We Were the Mulvaneys is a book that focuses primarily inward on the individual characters and their feelings, thought processes, and past experiences.  The novel is told in the future but spends most of the time alternating between 1976 and earlier years of the family growing up.  In the beginning I found this a bit annoying, as the "tragedy that rips the family apart" (it sounds so cliched I feel the need for quotation marks) is ominously alluded to without the reader directly being informed what had happened.  The reader would be given a glimpse of the truth--only to be taken back to a long chapter about them as kids.  Fortunately the "secret" is revealed soon enough (so I don't feel it's really a spoiler to say in the summary that Marianne is raped), and some of that unnecessary tension goes away.

Much of my problem, particularly in the middle of the novel, came from my absolute hatred of Michael Mulvaney.  He's a weak, selfish, pathetic man who internalizes Marianne's rape as his own personal shame and uses it as an excuse to reject his daughter, and eventually his entire family, business, and life.  I've no problem with villains who are intended as villains, but Michael is portrayed as a sympathetic character.  I personally thought he was the biggest piece of crap I'd ever read about, and I felt only infuriation with the family's, and especially Corrine's, defense of him.  I had a similar difficulty with The Glass Castle, in which I also detested the parents.  When people are self-centered and worthless by their own choice and devices, I don't believe they deserve anyone's pity.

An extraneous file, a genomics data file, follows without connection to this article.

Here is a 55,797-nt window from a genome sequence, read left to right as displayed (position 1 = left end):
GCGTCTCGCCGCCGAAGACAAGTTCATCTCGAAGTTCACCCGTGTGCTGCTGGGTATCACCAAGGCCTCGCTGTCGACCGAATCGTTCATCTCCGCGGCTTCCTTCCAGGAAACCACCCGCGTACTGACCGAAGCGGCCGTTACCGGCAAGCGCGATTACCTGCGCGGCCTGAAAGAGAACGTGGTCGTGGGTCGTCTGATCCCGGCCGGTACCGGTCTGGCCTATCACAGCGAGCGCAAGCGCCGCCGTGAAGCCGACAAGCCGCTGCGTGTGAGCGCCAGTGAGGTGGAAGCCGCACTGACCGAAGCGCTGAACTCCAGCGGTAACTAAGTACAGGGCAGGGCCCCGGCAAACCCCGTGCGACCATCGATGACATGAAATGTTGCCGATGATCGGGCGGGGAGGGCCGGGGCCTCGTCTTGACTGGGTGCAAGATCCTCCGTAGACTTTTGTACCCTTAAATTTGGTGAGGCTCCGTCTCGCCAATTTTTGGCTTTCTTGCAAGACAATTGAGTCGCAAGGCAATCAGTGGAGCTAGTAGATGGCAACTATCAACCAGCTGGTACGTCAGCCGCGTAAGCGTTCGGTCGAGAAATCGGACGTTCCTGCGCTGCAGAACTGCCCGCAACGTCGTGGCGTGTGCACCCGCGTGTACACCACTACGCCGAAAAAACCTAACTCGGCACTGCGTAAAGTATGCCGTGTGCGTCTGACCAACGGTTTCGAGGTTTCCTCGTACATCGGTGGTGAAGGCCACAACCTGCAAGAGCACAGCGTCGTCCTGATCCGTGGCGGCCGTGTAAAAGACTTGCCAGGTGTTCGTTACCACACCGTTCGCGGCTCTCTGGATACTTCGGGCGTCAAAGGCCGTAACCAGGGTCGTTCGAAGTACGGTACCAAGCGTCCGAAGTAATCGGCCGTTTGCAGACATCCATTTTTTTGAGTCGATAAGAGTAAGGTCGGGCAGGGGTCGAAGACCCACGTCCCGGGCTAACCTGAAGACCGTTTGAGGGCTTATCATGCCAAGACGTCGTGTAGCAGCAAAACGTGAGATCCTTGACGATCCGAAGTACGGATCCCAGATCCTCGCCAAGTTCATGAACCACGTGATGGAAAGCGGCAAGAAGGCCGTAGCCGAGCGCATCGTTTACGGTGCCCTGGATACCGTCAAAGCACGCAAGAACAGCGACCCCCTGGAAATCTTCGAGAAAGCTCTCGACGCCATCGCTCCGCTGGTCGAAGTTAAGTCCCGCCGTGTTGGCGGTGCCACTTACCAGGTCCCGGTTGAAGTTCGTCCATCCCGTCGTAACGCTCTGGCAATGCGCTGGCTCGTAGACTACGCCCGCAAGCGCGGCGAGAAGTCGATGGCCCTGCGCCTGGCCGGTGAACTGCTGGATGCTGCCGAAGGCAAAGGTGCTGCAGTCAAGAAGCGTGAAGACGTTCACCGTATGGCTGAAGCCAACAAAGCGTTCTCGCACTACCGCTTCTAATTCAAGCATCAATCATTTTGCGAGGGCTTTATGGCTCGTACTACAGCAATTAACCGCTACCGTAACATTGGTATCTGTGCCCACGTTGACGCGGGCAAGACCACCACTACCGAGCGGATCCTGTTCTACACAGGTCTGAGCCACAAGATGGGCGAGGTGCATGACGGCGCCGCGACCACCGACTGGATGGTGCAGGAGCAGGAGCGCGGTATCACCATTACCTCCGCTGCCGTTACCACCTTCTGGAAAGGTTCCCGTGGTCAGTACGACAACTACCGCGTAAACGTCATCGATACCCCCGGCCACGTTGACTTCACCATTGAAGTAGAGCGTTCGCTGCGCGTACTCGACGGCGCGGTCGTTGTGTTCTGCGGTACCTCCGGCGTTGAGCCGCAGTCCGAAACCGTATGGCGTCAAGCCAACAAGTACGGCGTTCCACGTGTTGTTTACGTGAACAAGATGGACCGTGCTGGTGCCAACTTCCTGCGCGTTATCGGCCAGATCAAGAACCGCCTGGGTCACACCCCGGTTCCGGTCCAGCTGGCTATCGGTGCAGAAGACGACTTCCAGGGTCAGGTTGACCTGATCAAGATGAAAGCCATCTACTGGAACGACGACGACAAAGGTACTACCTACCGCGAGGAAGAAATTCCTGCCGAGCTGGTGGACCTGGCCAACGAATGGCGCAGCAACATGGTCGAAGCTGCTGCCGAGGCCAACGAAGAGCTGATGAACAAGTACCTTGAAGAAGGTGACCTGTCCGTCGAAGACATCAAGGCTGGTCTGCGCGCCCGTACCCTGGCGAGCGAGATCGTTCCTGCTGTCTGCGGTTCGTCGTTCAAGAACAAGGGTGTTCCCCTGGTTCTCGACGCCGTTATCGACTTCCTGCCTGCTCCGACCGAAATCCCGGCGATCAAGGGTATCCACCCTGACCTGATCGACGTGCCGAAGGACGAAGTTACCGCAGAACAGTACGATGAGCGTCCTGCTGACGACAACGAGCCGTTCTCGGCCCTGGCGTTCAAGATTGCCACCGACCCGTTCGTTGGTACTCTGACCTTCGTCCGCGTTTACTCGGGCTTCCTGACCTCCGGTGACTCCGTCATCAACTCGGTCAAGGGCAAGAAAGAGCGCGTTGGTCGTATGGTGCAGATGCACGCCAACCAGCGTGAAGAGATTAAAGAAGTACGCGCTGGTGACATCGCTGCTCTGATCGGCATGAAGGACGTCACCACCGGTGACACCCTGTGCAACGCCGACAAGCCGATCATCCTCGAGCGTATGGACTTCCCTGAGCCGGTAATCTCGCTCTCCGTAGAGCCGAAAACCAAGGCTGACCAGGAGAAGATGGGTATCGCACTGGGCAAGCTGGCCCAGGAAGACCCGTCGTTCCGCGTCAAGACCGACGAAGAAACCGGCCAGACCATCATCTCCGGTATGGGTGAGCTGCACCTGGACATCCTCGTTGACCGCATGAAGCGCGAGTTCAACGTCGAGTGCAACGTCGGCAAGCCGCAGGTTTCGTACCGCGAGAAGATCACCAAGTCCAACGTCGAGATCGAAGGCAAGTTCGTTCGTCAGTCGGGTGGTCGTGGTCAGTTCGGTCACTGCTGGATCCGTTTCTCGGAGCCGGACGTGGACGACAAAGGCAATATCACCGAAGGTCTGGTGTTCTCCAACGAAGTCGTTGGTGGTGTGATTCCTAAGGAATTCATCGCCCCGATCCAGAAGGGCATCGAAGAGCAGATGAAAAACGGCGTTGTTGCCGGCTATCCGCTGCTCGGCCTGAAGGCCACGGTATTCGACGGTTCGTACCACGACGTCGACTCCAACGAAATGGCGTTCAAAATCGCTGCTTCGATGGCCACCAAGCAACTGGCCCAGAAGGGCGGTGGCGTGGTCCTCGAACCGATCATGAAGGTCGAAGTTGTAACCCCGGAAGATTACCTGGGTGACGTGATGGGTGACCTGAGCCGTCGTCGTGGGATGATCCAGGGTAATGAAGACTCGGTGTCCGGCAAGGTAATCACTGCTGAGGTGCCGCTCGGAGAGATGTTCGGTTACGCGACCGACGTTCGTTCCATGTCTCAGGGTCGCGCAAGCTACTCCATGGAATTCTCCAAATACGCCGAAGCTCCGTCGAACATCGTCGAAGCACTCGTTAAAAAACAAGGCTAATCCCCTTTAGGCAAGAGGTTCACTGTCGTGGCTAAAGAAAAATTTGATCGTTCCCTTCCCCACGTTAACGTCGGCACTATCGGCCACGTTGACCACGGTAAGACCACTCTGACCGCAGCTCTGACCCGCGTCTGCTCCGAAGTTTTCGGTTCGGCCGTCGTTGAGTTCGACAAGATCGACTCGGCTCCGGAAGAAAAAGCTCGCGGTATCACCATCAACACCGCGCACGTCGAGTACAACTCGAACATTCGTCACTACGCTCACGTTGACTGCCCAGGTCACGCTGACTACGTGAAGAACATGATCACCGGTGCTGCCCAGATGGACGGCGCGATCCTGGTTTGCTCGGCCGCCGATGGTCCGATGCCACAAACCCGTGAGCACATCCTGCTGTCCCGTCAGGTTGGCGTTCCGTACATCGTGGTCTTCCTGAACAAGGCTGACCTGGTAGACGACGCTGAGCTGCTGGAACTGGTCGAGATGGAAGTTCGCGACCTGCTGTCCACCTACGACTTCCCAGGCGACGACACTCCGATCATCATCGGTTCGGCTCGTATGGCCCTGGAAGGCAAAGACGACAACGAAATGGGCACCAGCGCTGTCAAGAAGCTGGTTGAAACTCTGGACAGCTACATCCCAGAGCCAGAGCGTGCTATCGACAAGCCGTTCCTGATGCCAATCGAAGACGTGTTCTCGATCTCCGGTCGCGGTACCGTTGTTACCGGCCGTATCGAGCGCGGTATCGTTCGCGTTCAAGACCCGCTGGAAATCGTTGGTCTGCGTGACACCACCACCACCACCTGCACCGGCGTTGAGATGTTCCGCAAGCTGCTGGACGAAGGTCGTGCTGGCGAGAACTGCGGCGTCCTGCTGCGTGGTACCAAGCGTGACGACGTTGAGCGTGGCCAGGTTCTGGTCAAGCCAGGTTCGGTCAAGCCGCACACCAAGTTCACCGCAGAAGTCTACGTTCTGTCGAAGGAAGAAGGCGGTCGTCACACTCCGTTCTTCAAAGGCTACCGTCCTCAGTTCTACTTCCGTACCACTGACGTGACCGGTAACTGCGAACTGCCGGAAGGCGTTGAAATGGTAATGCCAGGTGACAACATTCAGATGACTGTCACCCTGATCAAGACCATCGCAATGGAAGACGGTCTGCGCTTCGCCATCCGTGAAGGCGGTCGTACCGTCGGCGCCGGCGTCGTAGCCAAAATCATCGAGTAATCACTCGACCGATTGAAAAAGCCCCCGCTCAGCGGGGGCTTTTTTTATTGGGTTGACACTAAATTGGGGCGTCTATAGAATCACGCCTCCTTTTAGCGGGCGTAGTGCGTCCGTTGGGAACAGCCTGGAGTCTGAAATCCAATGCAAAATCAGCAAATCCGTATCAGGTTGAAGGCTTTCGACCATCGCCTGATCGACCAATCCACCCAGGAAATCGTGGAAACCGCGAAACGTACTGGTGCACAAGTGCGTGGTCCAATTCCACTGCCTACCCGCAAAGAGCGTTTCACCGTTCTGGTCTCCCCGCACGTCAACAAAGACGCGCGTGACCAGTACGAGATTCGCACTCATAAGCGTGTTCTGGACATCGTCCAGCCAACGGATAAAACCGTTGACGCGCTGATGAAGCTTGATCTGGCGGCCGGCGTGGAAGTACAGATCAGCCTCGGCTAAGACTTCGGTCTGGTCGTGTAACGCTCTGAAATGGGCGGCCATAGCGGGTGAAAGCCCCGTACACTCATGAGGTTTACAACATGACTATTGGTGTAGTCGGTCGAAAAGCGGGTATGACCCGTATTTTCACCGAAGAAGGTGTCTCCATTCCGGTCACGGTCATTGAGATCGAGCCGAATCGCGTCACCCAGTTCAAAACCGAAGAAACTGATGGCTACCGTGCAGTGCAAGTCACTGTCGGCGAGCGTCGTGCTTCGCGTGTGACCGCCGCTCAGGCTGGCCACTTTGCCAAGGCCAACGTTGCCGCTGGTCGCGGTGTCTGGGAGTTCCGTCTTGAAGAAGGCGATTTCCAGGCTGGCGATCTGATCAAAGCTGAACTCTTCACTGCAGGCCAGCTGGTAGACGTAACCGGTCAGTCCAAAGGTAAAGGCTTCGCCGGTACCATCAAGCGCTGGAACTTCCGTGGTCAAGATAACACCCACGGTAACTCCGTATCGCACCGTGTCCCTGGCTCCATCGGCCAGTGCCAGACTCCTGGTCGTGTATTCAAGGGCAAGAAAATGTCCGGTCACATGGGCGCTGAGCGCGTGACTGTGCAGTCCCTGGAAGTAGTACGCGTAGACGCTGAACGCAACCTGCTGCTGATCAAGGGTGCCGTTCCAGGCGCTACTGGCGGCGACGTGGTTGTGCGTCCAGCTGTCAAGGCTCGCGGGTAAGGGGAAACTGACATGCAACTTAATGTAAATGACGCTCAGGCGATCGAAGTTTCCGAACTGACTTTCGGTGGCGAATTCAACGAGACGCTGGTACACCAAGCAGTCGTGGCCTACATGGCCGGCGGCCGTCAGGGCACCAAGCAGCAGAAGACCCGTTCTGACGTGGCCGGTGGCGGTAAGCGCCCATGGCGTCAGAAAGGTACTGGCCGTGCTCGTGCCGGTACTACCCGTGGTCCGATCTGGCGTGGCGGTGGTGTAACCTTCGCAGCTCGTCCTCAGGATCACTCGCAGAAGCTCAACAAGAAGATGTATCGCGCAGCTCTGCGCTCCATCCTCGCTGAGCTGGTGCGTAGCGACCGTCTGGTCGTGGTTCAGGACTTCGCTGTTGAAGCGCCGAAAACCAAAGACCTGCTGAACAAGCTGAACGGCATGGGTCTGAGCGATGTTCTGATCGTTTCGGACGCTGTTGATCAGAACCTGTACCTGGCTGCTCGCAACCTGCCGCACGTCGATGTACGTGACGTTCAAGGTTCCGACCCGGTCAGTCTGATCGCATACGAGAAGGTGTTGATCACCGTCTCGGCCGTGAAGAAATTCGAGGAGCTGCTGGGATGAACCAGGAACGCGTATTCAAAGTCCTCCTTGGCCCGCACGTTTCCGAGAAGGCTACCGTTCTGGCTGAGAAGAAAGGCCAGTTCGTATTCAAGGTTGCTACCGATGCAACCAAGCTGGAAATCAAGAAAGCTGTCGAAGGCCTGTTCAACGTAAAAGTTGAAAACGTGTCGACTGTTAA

Meanwhile, the completely selfless Marianne is given no support; she too internalizes shame from her rape, and because she is never told is it not her fault, she spends much of her life excusing herself from existence.  Although the brothers are allowed to come to terms with the rape, Marianne herself is not.  I was somewhat bothered by the focus on the way the rape hurt the men. It was done to the woman, and truthfully I could care less if the men's macho protective egos could handle it or not.